- (a) selecting a patient that is immunologically naïve to the influenza virus; and
- (b) administering an immunological composition comprising an antigen of the influenza virus to the patient; wherein
- the immunological composition is delivered to the patient's Langerhans cells by microporation using microneedles made from at least one biocompatible polymer, which open pores in the patient's stratum corneum, wherein the microneedles ranges in length from 25 μm to 1 mm. and wherein the influenza virus antigen is in the form of an inactivated virus or a virosome or wherein the influenza virus antigen is produced by a recombinant or synthetic system that does not involve growth of influenza viruses.
2. A method of immunizing a patient against an influenza virus genus and/or subtype comprising steps of:
- (a) selecting a patient that is immunologically naïve to an influenza virus genus and/or subtype; and
- (b) administering an immunological composition comprising an antigen of the influenza virus genus and/or subtype to the patient; wherein
- the immunogenic composition is delivered to the patient's Langerhans cells by microporation using microneedles made from at least one biocompatible polymer, which open pores in the patient's stratum corneum, wherein the microneedles ranges in length from 25 μm to 1 mm. and wherein the influenza virus antigen is in the form of an inactivated virus or virosome or wherein the influenza virus antigen is produced by a recombinant or synthetic system that does not involve growth of influenza viruses.
3. The method of claim 1, wherein the patient is a child aged between 0 and 18 months.
4. The method of claim 2, wherein the patient is: (i) a child aged between 0 months and 12 years; (ii) a teenager aged between 13 and 19years; (iii) a young adult aged between 20 and 35 years; (iv) a middle-aged adult aged between 36-64 years; or (v) a senior aged 65 years or older.
5. The method of claim 1, wherein the immunogenic composition further comprises an adjuvant.
6. The method of claim 1, wherein the immunogenic composition comprises about 15 μg of HA per strain of influenza virus.
7. The method of claim 1, wherein the immunogenic composition comprises between 0.1 and 8 μg of HA per strain of influenza virus.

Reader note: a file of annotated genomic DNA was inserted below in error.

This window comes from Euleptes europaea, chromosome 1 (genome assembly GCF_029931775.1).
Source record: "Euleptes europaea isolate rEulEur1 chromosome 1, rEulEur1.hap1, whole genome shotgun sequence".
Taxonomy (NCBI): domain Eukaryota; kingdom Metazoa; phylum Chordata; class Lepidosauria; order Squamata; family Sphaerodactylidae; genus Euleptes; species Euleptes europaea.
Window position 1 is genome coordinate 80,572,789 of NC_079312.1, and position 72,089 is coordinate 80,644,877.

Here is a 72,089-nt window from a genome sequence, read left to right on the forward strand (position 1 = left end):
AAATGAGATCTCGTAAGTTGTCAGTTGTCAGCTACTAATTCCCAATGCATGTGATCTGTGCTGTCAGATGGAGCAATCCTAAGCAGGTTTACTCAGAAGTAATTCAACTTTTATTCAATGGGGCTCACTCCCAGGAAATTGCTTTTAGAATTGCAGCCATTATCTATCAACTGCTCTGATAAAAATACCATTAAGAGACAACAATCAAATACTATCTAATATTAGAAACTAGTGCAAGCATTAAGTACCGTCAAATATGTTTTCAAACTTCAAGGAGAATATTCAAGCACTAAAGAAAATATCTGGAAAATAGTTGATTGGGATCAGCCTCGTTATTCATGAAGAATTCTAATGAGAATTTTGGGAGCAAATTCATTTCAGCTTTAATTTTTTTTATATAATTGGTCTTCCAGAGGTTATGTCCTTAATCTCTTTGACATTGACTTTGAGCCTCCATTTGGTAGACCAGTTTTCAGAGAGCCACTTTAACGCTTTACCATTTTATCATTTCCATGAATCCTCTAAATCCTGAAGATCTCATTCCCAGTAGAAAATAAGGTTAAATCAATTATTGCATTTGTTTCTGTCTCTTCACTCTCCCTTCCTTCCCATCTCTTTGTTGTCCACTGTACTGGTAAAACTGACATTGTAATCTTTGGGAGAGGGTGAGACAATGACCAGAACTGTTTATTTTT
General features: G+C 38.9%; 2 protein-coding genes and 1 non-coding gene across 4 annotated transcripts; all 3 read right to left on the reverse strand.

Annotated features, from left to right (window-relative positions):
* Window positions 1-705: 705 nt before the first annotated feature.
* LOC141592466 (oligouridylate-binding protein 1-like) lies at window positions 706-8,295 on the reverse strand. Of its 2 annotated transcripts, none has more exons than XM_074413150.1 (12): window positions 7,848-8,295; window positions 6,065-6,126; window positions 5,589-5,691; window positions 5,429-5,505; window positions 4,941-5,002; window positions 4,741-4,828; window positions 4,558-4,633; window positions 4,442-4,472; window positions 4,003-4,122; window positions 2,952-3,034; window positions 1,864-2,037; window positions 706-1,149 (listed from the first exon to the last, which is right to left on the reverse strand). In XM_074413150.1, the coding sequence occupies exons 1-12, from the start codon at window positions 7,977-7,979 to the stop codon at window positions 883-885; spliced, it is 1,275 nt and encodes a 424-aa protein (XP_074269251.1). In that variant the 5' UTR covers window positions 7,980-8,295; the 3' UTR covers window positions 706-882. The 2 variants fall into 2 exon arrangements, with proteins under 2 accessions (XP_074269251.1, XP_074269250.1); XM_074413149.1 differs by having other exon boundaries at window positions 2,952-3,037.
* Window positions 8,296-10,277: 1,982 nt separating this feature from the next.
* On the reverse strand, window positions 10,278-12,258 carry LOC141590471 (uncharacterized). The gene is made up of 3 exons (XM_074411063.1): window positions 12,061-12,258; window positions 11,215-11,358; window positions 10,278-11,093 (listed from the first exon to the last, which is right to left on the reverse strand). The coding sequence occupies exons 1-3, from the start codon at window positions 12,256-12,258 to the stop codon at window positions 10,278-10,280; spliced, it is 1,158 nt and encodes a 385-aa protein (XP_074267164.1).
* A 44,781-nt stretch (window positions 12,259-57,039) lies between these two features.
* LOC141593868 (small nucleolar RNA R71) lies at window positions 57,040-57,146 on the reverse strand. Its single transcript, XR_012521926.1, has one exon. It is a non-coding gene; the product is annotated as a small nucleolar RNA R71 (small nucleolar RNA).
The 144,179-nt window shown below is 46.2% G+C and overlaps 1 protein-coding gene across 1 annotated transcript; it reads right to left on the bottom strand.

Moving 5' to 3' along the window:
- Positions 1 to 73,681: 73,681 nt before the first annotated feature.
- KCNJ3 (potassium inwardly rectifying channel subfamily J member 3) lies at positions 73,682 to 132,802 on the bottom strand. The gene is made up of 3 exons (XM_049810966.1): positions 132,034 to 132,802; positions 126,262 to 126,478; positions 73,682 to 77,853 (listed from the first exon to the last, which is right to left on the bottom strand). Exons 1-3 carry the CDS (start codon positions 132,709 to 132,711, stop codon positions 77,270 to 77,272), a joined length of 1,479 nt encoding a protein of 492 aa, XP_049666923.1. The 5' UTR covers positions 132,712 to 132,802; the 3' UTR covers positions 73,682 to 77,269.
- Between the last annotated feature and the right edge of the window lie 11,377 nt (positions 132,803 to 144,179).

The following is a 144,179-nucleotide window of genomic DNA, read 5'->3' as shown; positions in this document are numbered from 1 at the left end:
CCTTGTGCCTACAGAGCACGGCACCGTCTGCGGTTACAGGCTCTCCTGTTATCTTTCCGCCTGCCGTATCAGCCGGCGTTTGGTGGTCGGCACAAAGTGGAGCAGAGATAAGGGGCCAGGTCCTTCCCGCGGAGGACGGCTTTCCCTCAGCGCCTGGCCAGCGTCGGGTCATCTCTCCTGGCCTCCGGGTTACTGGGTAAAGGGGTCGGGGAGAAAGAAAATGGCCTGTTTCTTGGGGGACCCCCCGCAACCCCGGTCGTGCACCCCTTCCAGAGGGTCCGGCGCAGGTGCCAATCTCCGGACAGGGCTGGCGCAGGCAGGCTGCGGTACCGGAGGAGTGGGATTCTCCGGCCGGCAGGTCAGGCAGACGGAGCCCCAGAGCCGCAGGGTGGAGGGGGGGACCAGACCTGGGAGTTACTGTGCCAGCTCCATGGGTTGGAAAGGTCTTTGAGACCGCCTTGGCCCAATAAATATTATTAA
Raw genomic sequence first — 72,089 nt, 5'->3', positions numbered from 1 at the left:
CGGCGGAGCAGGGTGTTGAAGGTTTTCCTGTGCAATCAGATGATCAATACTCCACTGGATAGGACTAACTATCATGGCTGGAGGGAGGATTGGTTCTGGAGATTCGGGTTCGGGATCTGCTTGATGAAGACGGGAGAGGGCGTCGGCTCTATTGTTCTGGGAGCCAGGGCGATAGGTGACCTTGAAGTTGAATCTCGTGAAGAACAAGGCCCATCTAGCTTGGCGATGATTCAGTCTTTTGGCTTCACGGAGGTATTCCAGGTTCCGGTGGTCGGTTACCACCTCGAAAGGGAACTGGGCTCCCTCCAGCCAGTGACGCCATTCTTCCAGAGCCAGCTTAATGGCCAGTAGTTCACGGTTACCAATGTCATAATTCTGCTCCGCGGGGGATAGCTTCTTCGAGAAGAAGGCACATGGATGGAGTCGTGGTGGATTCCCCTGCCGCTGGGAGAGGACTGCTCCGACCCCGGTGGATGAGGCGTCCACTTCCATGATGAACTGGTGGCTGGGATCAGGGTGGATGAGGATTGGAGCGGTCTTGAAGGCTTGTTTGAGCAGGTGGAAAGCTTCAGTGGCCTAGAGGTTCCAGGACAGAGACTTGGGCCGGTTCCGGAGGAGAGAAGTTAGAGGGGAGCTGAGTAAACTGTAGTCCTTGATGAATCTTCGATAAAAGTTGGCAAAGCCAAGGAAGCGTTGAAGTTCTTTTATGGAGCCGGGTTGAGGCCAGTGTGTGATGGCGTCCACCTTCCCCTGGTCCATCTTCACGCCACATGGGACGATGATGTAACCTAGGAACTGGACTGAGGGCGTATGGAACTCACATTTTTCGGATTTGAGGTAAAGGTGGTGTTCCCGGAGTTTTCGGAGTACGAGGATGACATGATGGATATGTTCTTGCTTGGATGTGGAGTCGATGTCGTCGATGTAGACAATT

8. The method of claim 1, wherein the immunogenic composition has a volume of between 0.05 and 0.5 ml.
9. The method of claim 1, wherein microporation is achieved by a microprojection array system.
10. The method of claim 1, wherein the immunogenic composition includes antigens from at least one strain of influenza A virus and/or at least one strain of influenza B virus.
11. The method of claim 1, wherein the immunogenic composition is in the form of an inactivated virus.
12. The method of claim 11, wherein the immunogenic composition is a whole virus, a split virus or viral subunits.
13. The method of claim 2, wherein the immunogenic composition further comprises an adjuvant.
14. The method of claim 2, wherein the immunogenic composition comprises about 15 μg of HA per strain of influenza virus.
15. The method of claim 2, wherein the immunogenic composition comprises between 0.1 and 8 μg of HA per strain of influenza virus.
16. The method of claim 2, wherein the immunogenic composition has a volume of between 0.05 and 0.5 ml.
17. The method of claim 2, wherein microporation is achieved by a microprojection array system.
18. The method of claim 2, wherein the immunogenic composition includes antigens from at least one strain of influenza A virus and/or at least one strain of influenza B virus.
19. The method of claim 2, wherein the immunogenic composition is in the form of an inactivated virus.
20. The method of claim 19, wherein the immunogenic composition is a whole virus, a split virus or viral subunits.
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International Classification: C07K 14/11 (20060101); A61M 37/00 (20060101); C07K 14/005 (20060101); A61K 39/145 (20060101); A61K 39/12 (20060101); A61K 9/00 (20060101); C12N 7/00 (20060101); A61K 39/00 (20060101);